Pastor Stephen Muncherian
March 18, 2012
This morning we’re going to be focusing on stewardship. When it comes to stewardship the first thing on our minds is usually what? Treasure. Bucks. Dinero. Or, maybe the big three: Time, Talent, Treasure.
When it comes to talking about stewardship it seems like most people get this idea that the bottom is that the church just wants me to cough up more money.
(Cartoon: “The Stewardship Committee’s latest idea for helping to raise the annual church budget.”) Not our Stewardship Committee. Another church far far away.
One of the top 5 reasons people give for not coming to a church is the impression - which is understandable - the impression that, “The church isn’t interested in me. The church is only interested in my money.”
Please hear this - our goal this morning is not to make anyone feel guilty or to make a pitch for money. Stewardship is never intended by God to be a guilt thing. Stewardship is intended by God to help us grow closer to God - to experience His blessings - to live in a deepening - dependent - relationship with Him. Which is all good. Yes?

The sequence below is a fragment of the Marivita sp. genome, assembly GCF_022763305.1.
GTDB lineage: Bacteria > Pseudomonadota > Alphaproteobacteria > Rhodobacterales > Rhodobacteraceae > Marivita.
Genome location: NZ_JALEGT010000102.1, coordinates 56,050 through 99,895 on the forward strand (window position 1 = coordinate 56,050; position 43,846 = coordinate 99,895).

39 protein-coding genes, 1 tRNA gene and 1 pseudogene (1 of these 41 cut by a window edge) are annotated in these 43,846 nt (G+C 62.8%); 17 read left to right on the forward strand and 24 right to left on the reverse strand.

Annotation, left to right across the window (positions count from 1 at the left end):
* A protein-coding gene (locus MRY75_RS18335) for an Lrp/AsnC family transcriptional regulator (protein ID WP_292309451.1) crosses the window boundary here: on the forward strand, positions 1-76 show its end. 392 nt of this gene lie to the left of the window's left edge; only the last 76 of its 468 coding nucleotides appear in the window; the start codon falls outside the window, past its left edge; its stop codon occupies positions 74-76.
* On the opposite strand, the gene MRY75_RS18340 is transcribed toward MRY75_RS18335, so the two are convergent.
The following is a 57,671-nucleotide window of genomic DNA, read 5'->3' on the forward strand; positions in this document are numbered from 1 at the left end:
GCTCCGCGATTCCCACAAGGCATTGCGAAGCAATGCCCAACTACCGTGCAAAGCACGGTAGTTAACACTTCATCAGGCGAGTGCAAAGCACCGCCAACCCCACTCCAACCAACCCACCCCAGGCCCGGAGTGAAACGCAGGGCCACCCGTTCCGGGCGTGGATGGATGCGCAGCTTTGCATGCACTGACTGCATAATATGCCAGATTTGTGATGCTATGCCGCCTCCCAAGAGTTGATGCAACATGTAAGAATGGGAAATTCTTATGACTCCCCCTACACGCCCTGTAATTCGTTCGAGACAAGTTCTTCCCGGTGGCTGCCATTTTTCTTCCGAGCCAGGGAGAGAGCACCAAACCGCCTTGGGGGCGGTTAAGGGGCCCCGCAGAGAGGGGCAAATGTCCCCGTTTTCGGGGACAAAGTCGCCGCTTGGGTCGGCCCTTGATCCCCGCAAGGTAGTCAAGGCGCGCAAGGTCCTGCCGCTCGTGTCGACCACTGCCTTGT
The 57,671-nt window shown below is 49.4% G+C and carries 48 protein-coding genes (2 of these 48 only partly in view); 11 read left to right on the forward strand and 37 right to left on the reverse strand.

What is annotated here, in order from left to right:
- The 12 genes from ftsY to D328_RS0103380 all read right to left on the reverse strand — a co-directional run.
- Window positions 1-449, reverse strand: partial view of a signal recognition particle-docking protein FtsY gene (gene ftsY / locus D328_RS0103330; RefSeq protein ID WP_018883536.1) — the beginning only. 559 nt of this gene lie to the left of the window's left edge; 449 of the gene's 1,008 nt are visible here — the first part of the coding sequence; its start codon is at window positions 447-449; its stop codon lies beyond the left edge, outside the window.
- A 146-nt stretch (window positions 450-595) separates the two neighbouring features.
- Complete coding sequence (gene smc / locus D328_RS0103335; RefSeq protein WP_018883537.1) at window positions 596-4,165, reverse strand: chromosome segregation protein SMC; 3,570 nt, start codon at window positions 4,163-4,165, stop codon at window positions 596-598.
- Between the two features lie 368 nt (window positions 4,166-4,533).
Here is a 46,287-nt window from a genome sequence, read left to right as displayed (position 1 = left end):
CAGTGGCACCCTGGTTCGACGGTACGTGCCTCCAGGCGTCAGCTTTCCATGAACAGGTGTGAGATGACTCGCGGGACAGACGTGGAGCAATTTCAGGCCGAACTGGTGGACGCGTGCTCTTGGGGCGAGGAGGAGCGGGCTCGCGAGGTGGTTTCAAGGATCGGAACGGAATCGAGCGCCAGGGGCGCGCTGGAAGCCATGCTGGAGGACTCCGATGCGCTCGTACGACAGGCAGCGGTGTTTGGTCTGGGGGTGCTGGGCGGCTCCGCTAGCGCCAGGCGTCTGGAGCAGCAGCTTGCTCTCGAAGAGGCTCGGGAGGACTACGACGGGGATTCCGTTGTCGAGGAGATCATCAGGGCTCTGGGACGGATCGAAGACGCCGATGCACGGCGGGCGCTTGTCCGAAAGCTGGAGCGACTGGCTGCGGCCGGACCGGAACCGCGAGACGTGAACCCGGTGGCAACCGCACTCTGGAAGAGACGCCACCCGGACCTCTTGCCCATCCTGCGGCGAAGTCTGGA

Please turn with me to Mark 12 - starting at verse 41. As you’re turning let me bring us up to speed on what’s going on.
During the week leading up to Jesus’ crucifixion Jesus enters Jerusalem - what we call Palm Sunday - riding on a donkey - people waving palm branches. Familiar scene. Right?
On Monday Jesus heads to the Temple and cleanses it. Jesus turning over tables - driving out the merchants. In place of the money changers and dove sellers - Jesus heals the blind and the lame - right there in the Temple.
The plaza area of the Temple in Jerusalem was designed by God as a place for His people to prepare their hearts for prayer and worship. The religious leaders had turned it into something resembling WalMart or Costco. True devotion to God was missing. The heart of God’s people had sold out to the system of the world around it.